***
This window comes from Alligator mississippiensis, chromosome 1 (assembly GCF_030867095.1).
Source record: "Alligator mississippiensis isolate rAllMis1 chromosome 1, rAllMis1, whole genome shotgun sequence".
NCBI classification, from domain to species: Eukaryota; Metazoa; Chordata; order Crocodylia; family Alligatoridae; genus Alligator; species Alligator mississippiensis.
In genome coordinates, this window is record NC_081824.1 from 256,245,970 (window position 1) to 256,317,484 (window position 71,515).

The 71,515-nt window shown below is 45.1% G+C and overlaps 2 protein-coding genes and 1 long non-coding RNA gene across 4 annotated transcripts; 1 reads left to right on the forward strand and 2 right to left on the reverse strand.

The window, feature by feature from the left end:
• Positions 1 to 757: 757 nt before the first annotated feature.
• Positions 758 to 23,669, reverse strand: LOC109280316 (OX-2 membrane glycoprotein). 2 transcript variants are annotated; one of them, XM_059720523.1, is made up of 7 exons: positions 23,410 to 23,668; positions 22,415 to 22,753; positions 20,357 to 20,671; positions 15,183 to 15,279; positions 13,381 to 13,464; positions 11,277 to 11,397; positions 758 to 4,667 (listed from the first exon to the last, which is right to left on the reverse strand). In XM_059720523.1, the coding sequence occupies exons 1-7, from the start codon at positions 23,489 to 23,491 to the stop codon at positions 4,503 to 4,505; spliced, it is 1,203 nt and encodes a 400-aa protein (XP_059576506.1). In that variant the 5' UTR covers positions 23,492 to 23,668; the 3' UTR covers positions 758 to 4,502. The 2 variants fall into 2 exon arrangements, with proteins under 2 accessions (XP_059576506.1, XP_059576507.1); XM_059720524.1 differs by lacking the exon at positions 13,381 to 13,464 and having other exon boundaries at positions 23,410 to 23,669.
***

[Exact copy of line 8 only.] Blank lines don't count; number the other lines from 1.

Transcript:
• Positions 758 to 23,669, reverse strand: LOC109280316 (OX-2 membrane glycoprotein). 2 transcript variants are annotated; one of them, XM_059720523.1, is made up of 7 exons: positions 23,410 to 23,668; positions 22,415 to 22,753; positions 20,357 to 20,671; positions 15,183 to 15,279; positions 13,381 to 13,464; positions 11,277 to 11,397; positions 758 to 4,667 (listed from the first exon to the last, which is right to left on the reverse strand). In XM_059720523.1, the coding sequence occupies exons 1-7, from the start codon at positions 23,489 to 23,491 to the stop codon at positions 4,503 to 4,505; spliced, it is 1,203 nt and encodes a 400-aa protein (XP_059576506.1). In that variant the 5' UTR covers positions 23,492 to 23,668; the 3' UTR covers positions 758 to 4,502. The 2 variants fall into 2 exon arrangements, with proteins under 2 accessions (XP_059576506.1, XP_059576507.1); XM_059720524.1 differs by lacking the exon at positions 13,381 to 13,464 and having other exon boundaries at positions 23,410 to 23,669.